Phases of the journey
Every migraineur has a unique story. Our journey of life with migraine can be described as a process of growing awareness. Each step along the way matters. While there really is no destination, there are common phases. Many phases overlap or repeat along the way. Take a look at these possibilities, then tell us which ones are a part of your story. Feel free to add other phases you think are appropriate!
Many patients distinctly remember (and long for!) life before migraine. In many cases, pre-migraine life is one of blissful ignorance. During this phase of life, we do not know much about migraine because it hasn’t yet impacted us. We may have a vague understanding based on the experiences of friends and relatives. It is just as likely that out of ignorance, we embrace stigmatizing myths.
Then one day, everything changes. Our genetic code flips on that migraine switch and voila – we become a statistic. Not truly understanding the nature of migraine, we urgently seek to put a stop to it. Some stay in this phase for a lifetime, never truly embracing the truth that migraine has no cure. Without access to reliable information and qualified doctors, we may continue to believe the myths that stress or poor lifestyle choices cause migraine. We may also believe that each individual attack is a separate condition rather than understanding that migraine is a neurological condition that never truly goes away.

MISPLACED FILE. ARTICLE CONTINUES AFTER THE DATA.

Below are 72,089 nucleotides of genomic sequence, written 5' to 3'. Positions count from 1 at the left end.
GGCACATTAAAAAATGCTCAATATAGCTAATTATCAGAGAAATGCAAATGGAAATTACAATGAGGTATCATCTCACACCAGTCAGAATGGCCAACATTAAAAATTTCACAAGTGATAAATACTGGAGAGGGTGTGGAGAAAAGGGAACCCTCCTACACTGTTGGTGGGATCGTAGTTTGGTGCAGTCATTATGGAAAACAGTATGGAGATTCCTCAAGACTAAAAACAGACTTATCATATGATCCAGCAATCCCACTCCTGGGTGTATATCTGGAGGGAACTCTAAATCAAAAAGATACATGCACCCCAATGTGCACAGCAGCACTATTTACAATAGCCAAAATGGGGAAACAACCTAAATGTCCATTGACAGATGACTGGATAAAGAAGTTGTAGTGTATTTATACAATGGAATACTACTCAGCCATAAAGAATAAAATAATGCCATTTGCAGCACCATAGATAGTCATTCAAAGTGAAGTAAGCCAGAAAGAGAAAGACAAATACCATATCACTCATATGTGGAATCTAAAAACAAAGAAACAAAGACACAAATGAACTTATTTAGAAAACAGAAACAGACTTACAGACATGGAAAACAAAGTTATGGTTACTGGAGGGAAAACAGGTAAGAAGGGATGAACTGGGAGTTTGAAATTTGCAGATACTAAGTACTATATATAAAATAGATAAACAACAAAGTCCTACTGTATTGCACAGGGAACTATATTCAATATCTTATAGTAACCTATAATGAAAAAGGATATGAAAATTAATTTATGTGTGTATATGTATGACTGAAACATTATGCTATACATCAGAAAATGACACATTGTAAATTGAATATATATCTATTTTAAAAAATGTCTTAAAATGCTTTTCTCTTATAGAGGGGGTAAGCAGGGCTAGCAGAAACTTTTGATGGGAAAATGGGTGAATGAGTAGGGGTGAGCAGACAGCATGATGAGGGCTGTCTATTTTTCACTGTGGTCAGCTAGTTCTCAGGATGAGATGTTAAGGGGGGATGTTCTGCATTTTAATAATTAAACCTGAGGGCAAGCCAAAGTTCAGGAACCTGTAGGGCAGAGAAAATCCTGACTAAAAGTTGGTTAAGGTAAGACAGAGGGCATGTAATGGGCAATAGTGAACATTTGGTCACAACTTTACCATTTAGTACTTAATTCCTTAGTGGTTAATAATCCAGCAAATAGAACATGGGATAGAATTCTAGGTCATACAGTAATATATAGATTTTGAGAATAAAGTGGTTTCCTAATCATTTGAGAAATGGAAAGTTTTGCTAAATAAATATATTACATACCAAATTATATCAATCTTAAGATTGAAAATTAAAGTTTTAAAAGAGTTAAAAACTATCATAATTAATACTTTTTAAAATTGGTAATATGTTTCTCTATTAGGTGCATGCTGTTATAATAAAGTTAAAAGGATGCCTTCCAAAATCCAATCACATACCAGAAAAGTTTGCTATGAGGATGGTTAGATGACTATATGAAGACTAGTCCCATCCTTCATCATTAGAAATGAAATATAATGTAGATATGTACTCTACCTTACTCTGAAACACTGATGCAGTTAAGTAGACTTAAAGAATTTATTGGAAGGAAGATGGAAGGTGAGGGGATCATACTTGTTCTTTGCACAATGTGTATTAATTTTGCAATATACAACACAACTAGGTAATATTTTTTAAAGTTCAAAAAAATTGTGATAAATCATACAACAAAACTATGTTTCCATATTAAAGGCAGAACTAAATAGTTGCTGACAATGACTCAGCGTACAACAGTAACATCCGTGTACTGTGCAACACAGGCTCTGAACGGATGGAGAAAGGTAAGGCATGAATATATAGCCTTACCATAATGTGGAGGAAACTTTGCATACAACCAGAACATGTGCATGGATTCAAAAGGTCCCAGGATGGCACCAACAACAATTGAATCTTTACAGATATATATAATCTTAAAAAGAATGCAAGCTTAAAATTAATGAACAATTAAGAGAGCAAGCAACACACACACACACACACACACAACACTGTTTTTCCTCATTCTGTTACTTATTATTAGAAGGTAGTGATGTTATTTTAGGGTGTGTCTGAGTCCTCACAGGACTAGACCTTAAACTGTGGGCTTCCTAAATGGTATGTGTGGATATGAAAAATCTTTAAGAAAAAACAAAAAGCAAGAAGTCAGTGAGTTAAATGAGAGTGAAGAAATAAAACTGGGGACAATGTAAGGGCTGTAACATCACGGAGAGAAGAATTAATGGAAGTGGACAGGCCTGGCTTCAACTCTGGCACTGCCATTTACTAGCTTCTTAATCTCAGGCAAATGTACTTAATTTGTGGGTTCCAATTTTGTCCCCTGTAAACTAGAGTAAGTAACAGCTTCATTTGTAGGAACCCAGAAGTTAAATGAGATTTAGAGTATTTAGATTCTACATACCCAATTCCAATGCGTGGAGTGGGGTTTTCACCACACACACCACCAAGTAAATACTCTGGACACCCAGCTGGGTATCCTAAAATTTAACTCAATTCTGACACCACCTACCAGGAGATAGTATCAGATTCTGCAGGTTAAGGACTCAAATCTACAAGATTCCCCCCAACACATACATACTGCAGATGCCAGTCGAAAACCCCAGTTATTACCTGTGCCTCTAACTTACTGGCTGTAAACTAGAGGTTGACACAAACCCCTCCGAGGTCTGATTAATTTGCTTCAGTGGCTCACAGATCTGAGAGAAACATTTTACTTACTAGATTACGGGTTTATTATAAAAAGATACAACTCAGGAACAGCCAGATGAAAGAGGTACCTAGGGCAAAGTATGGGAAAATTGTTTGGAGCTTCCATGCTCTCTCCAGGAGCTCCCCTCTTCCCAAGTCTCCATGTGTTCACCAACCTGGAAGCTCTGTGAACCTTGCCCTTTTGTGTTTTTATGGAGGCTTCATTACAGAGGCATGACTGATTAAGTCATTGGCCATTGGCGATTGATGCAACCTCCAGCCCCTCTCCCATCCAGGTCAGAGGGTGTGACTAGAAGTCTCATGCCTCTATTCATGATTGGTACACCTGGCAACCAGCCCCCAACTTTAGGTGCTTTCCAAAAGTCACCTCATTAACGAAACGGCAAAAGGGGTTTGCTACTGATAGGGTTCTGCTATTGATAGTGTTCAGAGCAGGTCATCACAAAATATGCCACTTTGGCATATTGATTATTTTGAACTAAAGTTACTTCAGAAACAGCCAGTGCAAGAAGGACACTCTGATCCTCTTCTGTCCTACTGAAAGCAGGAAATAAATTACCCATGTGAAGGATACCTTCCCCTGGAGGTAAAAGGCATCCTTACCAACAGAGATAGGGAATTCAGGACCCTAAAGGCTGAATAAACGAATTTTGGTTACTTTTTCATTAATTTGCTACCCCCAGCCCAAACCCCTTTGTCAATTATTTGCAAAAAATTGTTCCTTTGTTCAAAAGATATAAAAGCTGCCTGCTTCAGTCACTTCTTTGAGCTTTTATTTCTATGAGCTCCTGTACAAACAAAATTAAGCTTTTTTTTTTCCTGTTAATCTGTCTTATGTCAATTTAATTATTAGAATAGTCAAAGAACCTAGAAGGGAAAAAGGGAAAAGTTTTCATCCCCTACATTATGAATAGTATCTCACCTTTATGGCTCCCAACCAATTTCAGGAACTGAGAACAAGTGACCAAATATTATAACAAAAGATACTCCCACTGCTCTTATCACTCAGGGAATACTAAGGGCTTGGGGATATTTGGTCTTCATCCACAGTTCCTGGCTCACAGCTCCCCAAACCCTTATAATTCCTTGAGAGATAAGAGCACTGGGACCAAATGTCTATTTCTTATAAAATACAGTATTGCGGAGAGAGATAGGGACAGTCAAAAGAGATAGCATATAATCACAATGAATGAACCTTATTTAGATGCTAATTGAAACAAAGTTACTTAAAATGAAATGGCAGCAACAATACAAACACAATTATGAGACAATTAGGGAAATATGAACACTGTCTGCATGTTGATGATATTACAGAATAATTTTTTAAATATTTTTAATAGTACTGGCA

Schooled in the basics
In pursuit of a cure, some lucky few discover a doctor who truly understands migraine. This is when the education process actually begins. We learn the difference between “cause” and “trigger” as we begin that lifelong process of tracking our symptoms. We also discover that living with migraine also means accepting the role of “lab rat” as we try one treatment after another, hoping for fewer migraine days. Living through failed trials, intolerable side effects, and ongoing frustration becomes exhausting.
We finally reach our limit and slam on the brakes. We tell ourselves that we’ve “tried everything” and “nothing works.” So we resign ourselves to going it alone. Most do not give up treating acute symptoms, but we do abandon medical preventives. Some of us call it “taking a break” when the truth is closer to burnout. This phase may include clinical depression due to the many treatment failures and lack of understanding from our support systems.
Sometimes we wonder if alternative treatments can help. So we explore treatments like acupuncture, chiropractic, nutritional supplements, various diets, and more. Occasionally we find these helpful with fewer side effects than medical treatments. Given the poor track record of medical treatments, it is understandable why so many of us seek a natural answer.